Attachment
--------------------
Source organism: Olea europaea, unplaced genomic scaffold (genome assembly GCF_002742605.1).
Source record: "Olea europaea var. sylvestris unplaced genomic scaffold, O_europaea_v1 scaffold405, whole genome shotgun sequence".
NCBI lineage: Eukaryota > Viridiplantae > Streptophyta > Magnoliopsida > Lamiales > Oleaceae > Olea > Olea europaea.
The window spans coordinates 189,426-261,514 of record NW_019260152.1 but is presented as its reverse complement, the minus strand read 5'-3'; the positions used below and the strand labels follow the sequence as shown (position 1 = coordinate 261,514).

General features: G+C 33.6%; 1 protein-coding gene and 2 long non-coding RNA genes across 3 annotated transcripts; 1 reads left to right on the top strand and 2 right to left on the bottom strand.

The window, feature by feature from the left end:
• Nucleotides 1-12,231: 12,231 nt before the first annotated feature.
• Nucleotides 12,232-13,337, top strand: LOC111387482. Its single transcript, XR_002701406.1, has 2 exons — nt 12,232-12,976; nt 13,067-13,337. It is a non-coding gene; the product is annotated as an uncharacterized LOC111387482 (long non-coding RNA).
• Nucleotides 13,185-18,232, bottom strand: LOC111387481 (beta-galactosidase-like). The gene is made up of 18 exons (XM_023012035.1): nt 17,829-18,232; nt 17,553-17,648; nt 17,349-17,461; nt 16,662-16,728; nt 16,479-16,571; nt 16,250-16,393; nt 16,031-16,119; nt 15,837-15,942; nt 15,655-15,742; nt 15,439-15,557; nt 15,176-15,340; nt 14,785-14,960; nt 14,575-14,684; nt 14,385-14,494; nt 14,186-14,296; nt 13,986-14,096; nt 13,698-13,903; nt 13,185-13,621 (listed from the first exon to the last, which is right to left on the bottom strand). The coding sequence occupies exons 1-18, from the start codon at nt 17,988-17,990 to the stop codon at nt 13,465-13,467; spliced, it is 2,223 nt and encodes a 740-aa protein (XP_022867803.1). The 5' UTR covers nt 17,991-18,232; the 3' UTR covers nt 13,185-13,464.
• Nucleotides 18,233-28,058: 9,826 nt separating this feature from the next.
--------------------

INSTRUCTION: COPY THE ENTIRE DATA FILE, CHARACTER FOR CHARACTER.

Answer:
Source organism: Olea europaea, unplaced genomic scaffold (genome assembly GCF_002742605.1).
Source record: "Olea europaea var. sylvestris unplaced genomic scaffold, O_europaea_v1 scaffold405, whole genome shotgun sequence".
NCBI lineage: Eukaryota > Viridiplantae > Streptophyta > Magnoliopsida > Lamiales > Oleaceae > Olea > Olea europaea.
The window spans coordinates 189,426-261,514 of record NW_019260152.1 but is presented as its reverse complement, the minus strand read 5'-3'; the positions used below and the strand labels follow the sequence as shown (position 1 = coordinate 261,514).

General features: G+C 33.6%; 1 protein-coding gene and 2 long non-coding RNA genes across 3 annotated transcripts; 1 reads left to right on the top strand and 2 right to left on the bottom strand.

The window, feature by feature from the left end:
• Nucleotides 1-12,231: 12,231 nt before the first annotated feature.
• Nucleotides 12,232-13,337, top strand: LOC111387482. Its single transcript, XR_002701406.1, has 2 exons — nt 12,232-12,976; nt 13,067-13,337. It is a non-coding gene; the product is annotated as an uncharacterized LOC111387482 (long non-coding RNA).
• Nucleotides 13,185-18,232, bottom strand: LOC111387481 (beta-galactosidase-like). The gene is made up of 18 exons (XM_023012035.1): nt 17,829-18,232; nt 17,553-17,648; nt 17,349-17,461; nt 16,662-16,728; nt 16,479-16,571; nt 16,250-16,393; nt 16,031-16,119; nt 15,837-15,942; nt 15,655-15,742; nt 15,439-15,557; nt 15,176-15,340; nt 14,785-14,960; nt 14,575-14,684; nt 14,385-14,494; nt 14,186-14,296; nt 13,986-14,096; nt 13,698-13,903; nt 13,185-13,621 (listed from the first exon to the last, which is right to left on the bottom strand). The coding sequence occupies exons 1-18, from the start codon at nt 17,988-17,990 to the stop codon at nt 13,465-13,467; spliced, it is 2,223 nt and encodes a 740-aa protein (XP_022867803.1). The 5' UTR covers nt 17,991-18,232; the 3' UTR covers nt 13,185-13,464.
• Nucleotides 18,233-28,058: 9,826 nt separating this feature from the next.